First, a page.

There are many ways to join sheet metal. Punching tools by TRUMPF keep things together when they’re supposed to stay together.
Sometimes you have to do something very special. Rising expectations in sheet metal processing are triggering demands for wider options in joining techniques. TRUMPF offers many tools for this purpose. With their help, a great variety of connectors can be made up right at punching and combination machines. From sheet metal screw fittings on the front surface to click connections and even hinged joints – TRUMPF offers the right tool for every purpose and every type of sheet metal.
1 Sheet metal threads
Special reshaping is necessary for preparation of multiple sheets for fastening with the help of sheet metal screws. The thread punch tool is used especially when dealing with thin sheet metal. A hole is punched in the first step and in a second step the threads are tapped.
Creating threads in a punched hole or extrusion is referred to as tapping. When a tapping tool is used, this reshaping can be done right on the machine. No chips are created, since the material is displaced and not cut during the procedure. Advantage: The displacement process itself lends great strength to the threads.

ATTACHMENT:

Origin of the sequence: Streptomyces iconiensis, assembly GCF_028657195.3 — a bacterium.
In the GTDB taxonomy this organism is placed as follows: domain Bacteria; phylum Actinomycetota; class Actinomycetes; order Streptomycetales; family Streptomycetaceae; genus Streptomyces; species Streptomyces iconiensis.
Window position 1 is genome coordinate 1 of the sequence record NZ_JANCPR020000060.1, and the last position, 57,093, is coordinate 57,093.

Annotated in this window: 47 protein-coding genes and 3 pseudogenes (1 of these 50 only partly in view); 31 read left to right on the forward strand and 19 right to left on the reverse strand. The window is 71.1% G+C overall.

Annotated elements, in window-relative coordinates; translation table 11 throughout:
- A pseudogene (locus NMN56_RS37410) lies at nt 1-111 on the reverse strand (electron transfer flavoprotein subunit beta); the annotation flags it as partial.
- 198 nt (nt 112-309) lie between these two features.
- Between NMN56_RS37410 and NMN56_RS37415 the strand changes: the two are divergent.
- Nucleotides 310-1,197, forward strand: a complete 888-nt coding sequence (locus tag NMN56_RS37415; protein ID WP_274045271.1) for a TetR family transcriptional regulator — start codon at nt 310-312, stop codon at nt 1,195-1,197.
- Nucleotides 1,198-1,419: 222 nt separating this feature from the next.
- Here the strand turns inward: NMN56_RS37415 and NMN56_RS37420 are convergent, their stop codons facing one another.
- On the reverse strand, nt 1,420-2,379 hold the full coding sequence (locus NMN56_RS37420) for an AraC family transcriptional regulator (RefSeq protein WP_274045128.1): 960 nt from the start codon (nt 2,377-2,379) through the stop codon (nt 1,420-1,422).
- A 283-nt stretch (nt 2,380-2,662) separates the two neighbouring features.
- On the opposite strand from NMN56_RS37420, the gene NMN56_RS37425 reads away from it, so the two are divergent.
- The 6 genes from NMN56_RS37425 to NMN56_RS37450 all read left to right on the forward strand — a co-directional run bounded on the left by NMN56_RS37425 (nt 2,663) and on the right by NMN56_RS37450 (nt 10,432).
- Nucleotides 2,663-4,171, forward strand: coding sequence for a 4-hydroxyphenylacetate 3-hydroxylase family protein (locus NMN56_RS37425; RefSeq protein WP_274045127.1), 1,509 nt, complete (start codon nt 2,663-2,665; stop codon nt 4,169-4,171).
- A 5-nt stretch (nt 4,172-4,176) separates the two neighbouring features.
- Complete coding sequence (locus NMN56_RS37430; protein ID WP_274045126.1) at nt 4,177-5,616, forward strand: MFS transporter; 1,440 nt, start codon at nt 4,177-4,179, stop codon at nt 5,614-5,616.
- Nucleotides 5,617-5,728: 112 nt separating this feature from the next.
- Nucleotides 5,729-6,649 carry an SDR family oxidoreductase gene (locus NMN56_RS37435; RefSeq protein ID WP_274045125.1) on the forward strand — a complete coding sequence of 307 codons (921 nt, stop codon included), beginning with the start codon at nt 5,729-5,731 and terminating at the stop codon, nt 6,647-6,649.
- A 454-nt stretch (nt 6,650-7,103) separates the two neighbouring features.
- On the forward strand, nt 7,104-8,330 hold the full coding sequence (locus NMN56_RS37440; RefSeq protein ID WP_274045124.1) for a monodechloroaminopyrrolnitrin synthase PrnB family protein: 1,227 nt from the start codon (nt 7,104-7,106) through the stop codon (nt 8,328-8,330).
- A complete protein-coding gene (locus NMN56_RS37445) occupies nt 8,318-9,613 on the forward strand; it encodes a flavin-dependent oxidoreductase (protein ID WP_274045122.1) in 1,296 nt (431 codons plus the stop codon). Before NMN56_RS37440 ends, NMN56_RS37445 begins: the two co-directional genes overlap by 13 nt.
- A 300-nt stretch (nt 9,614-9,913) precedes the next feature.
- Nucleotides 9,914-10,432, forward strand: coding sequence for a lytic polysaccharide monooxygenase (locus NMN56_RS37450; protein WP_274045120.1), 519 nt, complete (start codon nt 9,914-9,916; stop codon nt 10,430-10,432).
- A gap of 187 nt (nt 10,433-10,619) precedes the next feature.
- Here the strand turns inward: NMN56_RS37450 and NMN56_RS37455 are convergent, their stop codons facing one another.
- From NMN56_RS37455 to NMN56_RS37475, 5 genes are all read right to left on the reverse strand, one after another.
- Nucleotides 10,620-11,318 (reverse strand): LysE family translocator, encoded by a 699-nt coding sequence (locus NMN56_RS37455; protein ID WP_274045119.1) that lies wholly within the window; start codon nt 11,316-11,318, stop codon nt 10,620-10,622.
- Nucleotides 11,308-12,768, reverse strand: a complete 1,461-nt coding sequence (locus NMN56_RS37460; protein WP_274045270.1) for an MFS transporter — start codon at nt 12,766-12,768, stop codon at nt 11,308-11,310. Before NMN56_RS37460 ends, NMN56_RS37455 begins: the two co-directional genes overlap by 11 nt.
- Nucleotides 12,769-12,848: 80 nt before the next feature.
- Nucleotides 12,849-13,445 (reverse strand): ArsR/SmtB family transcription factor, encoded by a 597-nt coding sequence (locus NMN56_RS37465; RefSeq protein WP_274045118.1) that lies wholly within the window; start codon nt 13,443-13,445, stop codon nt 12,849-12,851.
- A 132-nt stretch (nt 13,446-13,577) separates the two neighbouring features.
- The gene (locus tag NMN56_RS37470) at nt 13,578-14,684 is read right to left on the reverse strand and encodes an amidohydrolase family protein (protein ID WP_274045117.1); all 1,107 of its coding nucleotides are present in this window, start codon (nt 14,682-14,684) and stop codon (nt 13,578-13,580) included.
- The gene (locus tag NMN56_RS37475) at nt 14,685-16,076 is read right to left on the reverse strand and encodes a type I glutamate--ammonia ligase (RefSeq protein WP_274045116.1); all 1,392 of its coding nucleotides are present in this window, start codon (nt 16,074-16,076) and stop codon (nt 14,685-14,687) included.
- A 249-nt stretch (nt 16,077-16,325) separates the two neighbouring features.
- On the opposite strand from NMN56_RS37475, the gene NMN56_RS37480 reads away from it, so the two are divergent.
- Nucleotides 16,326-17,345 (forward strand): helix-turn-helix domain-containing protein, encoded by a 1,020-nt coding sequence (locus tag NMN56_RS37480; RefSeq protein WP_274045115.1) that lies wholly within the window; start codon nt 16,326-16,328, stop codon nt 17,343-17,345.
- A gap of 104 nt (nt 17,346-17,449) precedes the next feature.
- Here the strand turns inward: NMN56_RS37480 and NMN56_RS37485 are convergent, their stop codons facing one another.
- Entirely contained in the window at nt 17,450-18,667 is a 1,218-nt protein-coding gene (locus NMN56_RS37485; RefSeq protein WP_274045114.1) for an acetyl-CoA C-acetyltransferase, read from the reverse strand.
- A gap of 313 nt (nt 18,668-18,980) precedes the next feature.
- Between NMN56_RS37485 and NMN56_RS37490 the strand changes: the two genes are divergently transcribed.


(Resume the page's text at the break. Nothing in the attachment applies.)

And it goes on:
3 Threads at the front face
A connection often found in housings and plant constructions uses sheet metal screws at the outside face of the sheet metal. Such joints can take either sheet metal screws or metric threads.
4 Click connection
Click connections join sheet metal panels quite easily and without any additonal tools or aids. Brackets with tiny center bosses are produced in the metal. The mating panel is then slid into the gap at the bracket. “Click and go.”
Hinges are often used where parts are to be moveable after assembly. Hinges can be either shaped completely using two forming tools or, as shown in this example, made up as halves of hinges. In such a hinge leaf, after the area has been cut free, the shaping phase requires only a single stroke with one single tool. Narrow hinge bows also guarantee design flexibility.
Contact us: MastersofSheetMetal@trumpf.com
This article was first published in autumn 2011.